m u d r o o m is an experimental ambient audio installation, transformed into a one-hour virtual livestream featuring a looped audio of 10:30 minutes duration, streamed on 23 April 2020. Anyone can tune in from their respective spaces of isolation.
m u d r o o m is inspired Steve Goodman’s text Sonic Warfare in relation to J.A. Baker’s text The Peregrine. Baker writes, on the banks of the estuary ‘man walks in water or mud; there is no dry land. Mud is another element. One comes to love it, to be like a wading bird, happy only at the edges of the world where land and water meet, where there is no shade and nowhere for fear to hide.’  This concept of a space of fear is supported by Goodman’s writing on the influence of sonic and subsonic vibration and frequency on space and bodies, especially spaces of culture and congregation like sound or clubbing venues. In his writing on ‘the throbbing crowd’ Goodman references Elias Canetti’s work on ‘Crowds and Power’: ‘the affect of fear, particularly of being touched by the unknown, forms a basic logic of population physics.’  This sublime quality of fear is the inspiration for and intention of m u d r o o m . There is a tension between fear linked to silence, confusion and isolation, and fear linked to sound, bonding in community and evolution. Fear can be made manifest as exhilaration or a heightened sense of presence and clarity. Baker writes, ‘Learn to fear. To share fear is the greatest bond of all.’ 
m u d r o o m questions how we flock together, in the paradox of escape through gathering. This ‘escape room’, while a social game concept, is also central to the purpose of a club room. ‘The club can be as much of a trap or a broken promise as it can be an escape from reality. Or it can be all those things at once.’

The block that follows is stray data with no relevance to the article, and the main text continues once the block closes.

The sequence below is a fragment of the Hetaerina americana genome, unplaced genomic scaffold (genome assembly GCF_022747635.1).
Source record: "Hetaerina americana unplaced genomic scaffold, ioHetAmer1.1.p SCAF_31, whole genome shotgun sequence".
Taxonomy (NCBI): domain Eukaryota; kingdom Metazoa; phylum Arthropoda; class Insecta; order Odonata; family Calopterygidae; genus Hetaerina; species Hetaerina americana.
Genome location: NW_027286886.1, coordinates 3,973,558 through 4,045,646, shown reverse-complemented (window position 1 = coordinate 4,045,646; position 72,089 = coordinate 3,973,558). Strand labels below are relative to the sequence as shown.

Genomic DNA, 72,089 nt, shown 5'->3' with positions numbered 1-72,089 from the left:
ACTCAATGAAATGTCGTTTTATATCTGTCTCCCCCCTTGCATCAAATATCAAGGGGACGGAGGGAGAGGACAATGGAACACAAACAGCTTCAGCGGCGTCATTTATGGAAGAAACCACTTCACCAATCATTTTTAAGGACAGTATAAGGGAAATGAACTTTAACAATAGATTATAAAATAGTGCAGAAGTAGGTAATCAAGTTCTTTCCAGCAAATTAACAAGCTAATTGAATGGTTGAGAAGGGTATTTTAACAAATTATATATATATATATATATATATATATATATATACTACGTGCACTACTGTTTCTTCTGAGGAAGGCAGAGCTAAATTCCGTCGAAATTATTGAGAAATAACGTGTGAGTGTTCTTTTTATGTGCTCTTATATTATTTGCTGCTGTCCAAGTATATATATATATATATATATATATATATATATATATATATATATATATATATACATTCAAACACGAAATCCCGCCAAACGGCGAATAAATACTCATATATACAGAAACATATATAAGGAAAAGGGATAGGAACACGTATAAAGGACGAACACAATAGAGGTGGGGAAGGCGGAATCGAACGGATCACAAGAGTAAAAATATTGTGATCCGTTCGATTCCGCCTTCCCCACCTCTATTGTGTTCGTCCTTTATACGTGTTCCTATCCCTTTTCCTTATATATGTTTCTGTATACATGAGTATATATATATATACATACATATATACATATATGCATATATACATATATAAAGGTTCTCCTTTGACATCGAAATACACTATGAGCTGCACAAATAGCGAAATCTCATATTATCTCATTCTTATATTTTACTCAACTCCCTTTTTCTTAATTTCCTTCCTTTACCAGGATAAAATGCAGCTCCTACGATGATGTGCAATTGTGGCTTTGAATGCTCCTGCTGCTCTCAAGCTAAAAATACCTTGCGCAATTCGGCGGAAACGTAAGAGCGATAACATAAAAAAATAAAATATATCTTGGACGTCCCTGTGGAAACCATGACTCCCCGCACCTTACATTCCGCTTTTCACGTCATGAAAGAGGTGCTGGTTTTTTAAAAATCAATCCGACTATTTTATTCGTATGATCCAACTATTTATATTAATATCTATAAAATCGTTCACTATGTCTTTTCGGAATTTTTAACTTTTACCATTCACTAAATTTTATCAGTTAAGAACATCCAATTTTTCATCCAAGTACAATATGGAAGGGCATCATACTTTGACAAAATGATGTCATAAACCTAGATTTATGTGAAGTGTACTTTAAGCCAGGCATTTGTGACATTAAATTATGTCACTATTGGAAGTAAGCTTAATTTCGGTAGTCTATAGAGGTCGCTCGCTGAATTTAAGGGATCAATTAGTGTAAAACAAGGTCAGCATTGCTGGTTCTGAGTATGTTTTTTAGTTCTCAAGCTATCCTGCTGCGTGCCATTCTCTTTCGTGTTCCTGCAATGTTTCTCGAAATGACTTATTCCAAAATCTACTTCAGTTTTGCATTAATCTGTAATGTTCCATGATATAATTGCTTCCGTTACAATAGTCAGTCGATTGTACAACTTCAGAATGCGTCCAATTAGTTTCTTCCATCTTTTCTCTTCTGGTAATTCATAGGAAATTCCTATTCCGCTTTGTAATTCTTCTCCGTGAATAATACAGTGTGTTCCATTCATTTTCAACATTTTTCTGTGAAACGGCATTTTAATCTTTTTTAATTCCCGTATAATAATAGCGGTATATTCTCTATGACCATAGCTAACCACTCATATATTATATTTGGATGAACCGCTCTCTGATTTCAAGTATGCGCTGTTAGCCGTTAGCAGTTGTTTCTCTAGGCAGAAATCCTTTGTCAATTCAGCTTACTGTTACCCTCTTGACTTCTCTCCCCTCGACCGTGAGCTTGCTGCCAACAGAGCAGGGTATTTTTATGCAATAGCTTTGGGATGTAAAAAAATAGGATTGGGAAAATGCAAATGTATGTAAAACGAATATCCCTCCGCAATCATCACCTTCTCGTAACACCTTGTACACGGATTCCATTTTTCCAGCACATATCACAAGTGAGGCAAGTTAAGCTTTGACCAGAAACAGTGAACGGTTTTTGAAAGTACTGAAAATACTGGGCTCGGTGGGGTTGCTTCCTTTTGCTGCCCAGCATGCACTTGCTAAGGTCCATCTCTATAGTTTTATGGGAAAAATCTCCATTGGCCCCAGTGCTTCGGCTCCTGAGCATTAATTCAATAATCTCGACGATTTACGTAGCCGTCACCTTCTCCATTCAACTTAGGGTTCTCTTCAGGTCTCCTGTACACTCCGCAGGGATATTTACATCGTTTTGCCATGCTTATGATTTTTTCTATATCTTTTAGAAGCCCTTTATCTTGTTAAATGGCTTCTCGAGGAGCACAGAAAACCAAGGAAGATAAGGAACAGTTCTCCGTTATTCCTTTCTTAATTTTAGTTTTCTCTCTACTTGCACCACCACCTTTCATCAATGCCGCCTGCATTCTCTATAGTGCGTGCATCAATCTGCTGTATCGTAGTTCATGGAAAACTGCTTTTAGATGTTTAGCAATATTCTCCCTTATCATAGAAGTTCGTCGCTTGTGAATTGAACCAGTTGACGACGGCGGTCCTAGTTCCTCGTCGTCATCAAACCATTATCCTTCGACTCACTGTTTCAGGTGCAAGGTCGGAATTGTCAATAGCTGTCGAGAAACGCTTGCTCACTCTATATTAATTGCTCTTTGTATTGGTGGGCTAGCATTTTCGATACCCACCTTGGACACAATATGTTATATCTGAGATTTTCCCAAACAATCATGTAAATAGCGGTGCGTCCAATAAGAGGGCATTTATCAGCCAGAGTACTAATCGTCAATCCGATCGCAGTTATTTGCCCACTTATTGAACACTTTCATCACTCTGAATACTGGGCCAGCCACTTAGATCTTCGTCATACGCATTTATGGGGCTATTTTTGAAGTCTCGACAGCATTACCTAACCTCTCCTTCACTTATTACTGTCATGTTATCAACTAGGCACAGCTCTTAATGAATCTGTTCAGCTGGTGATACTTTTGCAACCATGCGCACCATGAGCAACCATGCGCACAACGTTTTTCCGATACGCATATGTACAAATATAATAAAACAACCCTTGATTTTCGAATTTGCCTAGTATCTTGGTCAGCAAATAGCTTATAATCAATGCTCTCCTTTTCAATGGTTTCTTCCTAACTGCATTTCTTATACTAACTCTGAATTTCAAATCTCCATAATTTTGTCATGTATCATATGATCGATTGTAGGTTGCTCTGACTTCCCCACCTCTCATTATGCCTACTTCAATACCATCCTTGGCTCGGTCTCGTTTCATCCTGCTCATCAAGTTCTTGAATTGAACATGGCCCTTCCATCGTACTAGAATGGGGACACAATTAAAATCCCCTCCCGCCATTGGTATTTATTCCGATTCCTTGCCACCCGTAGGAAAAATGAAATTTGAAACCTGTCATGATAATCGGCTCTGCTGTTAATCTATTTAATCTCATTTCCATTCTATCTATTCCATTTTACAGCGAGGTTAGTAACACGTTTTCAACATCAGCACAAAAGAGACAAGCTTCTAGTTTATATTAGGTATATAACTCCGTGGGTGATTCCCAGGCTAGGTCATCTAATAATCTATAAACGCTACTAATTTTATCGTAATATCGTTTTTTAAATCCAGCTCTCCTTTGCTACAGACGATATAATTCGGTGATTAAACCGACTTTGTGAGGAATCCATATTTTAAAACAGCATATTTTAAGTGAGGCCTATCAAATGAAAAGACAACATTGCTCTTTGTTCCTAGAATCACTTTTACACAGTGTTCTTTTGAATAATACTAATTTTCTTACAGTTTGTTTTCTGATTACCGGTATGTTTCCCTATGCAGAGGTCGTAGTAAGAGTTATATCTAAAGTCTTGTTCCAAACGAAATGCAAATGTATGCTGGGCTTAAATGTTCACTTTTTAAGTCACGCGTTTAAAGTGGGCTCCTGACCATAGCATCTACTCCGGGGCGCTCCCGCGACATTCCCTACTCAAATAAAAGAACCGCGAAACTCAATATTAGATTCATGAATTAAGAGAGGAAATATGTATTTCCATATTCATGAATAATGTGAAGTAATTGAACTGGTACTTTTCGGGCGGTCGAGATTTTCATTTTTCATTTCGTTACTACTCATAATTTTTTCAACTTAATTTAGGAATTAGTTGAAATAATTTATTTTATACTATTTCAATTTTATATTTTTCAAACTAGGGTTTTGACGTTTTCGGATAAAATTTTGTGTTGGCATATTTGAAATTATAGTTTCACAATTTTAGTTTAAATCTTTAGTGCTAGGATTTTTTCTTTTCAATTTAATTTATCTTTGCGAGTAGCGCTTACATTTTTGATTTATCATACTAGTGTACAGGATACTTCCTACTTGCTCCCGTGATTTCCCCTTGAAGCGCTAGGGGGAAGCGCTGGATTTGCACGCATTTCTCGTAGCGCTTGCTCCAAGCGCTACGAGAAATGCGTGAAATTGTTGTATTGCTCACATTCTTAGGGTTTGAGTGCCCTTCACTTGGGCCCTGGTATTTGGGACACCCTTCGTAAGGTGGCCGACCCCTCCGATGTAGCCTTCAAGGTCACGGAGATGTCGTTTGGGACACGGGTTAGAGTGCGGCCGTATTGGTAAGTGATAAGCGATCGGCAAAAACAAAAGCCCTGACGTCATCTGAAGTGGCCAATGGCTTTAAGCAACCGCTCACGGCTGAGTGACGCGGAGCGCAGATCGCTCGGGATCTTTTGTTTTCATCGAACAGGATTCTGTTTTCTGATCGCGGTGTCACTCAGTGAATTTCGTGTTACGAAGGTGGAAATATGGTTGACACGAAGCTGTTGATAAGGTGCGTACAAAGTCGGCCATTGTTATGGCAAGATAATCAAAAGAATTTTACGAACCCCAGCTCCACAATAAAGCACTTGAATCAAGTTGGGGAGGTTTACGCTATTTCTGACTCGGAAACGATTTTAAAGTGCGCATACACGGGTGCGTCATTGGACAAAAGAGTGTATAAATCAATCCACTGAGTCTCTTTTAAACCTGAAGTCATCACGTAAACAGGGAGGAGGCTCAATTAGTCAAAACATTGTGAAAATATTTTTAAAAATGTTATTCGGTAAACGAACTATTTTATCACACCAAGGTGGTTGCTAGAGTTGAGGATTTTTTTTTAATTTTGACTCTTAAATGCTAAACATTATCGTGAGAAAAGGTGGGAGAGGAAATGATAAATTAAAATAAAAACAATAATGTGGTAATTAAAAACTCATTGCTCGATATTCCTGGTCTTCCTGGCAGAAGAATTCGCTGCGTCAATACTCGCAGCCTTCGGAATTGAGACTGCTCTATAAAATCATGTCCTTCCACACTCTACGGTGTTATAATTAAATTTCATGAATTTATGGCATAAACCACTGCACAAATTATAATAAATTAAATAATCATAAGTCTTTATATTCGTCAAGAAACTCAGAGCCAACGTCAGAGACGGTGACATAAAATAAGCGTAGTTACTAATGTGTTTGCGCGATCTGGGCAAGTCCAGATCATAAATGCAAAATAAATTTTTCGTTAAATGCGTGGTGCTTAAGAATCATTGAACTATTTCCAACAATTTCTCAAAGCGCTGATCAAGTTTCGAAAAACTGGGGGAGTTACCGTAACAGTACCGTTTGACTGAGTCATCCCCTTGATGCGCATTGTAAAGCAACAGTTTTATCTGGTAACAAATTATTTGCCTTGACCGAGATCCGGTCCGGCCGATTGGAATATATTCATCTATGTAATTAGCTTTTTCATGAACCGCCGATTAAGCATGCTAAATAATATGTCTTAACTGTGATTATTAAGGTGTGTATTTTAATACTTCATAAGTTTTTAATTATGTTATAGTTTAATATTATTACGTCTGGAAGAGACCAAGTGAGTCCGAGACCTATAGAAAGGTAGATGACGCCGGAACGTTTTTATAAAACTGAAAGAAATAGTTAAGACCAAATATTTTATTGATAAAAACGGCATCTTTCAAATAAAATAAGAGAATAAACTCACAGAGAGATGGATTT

m u d r o o m is about the muddiness between spaces virtual and physical; between spaces under and above ground. It is about being stuck in the mud, trying to push through and figure out; the universal feeling of difficulty of articulation, the fear of being lost, unheard, silenced or trampled. It is about discomfort and the fear of being obliterated but also the sublimity of such obliteration. In the virtual m u d r o o m we wade like birds in the mud, at once together and blaringly apart, in a space of unknown.
m u d r o o m was initially intended as a temporary occupation of the Return Gallery at the Goethe-Institut Irland, as part of a collaborative project A HURRY THROUGH WHICH KNOWN AND STRANGE THINGS PASS,5 a season of propositions, performances, experiments and scenarios by the MFA Art in the Contemporary World of NCAD. Due to the current circumstances of contagion, m u d r o o m has been moved online, made virtual.
23 April 2020
 J.A. Baker, The Peregrine (London: Harper Collins, 2015), pp. 94-95.
 Steve Goodman, Sonic Warfare: Sound, Affect, and the Ecology of Fear (Massachusetts: MIT, 2010), p. 110.
 Baker, p. 30.
 Andrew Ryce, ‘Jasmine Infiniti – BXTCH SLÄP’, Resident Advisor (16 April 2020)
[accessed 16 April 2020].
 Seamus Heaney, ‘Postscript’, 1998.